Over 2,300 years ago, Greek philosopher Diogenes, with lantern in hand, went searching for an honest man. Wouldn't he be dismayed to knowthat Howard County voters are still searching!
Of course, to say that all of our elected representatives are dishonest would be a vastexaggeration. But to say that far too many of our elected representatives make promises to the voters that are cast aside after election day is not an exaggeration -- and that is dishonest.
My critic's pen has been at rest for many months now because of an overwhelming sense of futility at commenting on the local politicalscene.
However, the March 15 Howard County Sun article by James M. Coram on the Waverly Woods II hearings ("Hearings on new village begin contentiously"), and particularly the picture of Mary Doyle holding a sign reading "Goodbye Trees and Wetlands," broke my heart and mysilence.
What a sense of anger and anguish is portrayed in that picture: It mirrors the emotions of thousands of us in Howard County who feel disillusioned and disheartened with what we might call dysfunctional democracy in our county.
As the process of development rapidly and relentlessly changes the face of Howard County, the political climate in which these changes are occurring remains the same.
This changelessness of the political scene was brought into sharp focus by Coram near the end of his Waverly Woods story:
"Just prior toa 10:35 p.m. recess the first night, one of the 185 people who signed up to testify asked when they would have a chance to speak. Board chairman C. Vernon Gray said that opportunity would come as soon as Waverly finished presenting its witnesses. By midnight Thursday, only five had testified.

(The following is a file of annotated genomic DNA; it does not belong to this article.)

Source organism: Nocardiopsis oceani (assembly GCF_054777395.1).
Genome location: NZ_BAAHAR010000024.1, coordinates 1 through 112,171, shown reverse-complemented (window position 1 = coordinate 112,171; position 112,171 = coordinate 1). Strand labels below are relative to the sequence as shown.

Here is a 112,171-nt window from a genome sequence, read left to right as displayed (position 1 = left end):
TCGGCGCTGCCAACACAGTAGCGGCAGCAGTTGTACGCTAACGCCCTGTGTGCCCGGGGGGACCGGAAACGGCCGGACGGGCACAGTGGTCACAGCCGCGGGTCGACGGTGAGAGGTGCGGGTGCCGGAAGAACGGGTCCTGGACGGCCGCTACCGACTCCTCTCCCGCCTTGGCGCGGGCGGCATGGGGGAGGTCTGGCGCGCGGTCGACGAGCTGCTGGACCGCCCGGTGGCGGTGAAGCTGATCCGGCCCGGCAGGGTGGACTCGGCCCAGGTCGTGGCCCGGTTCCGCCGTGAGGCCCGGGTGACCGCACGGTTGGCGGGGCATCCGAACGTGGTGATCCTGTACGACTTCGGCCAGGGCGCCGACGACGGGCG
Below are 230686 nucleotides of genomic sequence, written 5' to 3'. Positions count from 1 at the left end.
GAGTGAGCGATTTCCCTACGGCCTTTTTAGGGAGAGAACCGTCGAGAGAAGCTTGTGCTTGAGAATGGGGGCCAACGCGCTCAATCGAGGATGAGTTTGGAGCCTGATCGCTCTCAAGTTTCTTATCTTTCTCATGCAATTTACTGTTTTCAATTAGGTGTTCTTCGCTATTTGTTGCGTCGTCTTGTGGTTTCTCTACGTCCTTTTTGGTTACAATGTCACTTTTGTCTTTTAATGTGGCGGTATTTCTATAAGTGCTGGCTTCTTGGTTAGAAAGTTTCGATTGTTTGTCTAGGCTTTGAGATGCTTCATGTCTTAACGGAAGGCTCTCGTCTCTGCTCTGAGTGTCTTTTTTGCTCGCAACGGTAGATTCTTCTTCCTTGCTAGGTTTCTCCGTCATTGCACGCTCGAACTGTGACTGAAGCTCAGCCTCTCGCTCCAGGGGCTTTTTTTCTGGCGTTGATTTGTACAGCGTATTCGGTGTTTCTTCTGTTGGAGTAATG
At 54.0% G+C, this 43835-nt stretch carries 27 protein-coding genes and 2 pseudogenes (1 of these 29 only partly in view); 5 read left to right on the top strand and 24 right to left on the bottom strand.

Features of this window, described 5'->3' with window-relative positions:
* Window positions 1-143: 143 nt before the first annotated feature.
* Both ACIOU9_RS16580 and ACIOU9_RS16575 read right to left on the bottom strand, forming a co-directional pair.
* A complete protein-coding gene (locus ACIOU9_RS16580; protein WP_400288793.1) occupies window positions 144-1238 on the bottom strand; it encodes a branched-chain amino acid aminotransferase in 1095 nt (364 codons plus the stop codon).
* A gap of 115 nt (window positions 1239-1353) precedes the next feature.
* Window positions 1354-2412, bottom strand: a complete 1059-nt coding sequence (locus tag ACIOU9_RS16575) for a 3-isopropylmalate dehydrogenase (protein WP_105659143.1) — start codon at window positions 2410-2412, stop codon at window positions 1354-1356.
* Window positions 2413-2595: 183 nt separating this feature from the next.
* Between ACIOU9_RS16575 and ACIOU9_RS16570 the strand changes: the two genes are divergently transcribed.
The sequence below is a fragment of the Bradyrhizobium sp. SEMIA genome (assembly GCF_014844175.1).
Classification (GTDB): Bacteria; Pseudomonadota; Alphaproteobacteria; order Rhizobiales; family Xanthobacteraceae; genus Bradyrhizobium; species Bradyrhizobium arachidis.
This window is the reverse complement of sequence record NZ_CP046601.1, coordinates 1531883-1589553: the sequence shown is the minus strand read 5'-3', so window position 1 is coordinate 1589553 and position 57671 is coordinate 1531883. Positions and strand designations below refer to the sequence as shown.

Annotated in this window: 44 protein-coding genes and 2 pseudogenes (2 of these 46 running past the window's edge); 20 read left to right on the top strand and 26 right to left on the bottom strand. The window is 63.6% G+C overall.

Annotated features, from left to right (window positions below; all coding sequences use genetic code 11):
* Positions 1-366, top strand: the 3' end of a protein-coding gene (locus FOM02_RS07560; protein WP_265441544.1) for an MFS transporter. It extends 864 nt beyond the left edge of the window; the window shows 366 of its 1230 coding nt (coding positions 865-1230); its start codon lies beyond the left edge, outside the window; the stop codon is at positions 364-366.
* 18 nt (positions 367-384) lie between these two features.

"Gray said everyone in the audience who signed up would be allowed to testify at future hearings. No written testimony would be accepted. . . . The board recessed the hearing until April, leaving the date unspecified."
How familiar! How many public hearings, over the years, have I attended with exactly the same scenario. Private citizens, clutching their homemade signs and their heartfelt testimony written at the kitchen table after the kids were in bed,stream down to the Banneker Hearing Room for a public hearing. They sign up to speak and settle into their seats.
The proponents for azoning change -- these days, almost always an up-zoning change -- always get to go first. Their battery of lawyers, planners and other "experts," one after the other, march to the podium and drone on, ad nauseum, as the clock ticks -- and ticks.
Rarely, if ever, when I numbered among those citizens awaiting their turn to speak, do I remember "time" being called on the proponents, in contrast to frequent interruptions of citizen testimony by members of the Zoning Board to call "time's up" or to urge consolidation of a presentation because of the "lateness of the hour."
After several such evenings in the Banneker Hearing Room, is it any wonder that many citizens lose heart, and hope? Is this hearing process a charade, an idle going through the motions before a body which already has its minds made up?
I don'tknow the answer, but I do know what many Howard countians perceive to be the answer: Their elected representatives are no longer listening to what they say, or hearing what they feel.
In the paraphrased words of Ernest Hemingway, and John Donne before him:
For whom does the bell toll? It tolls, my friends, for dear Howard County, once alovely place to live.
(Barbara E. Sieg lives in Ellicott City)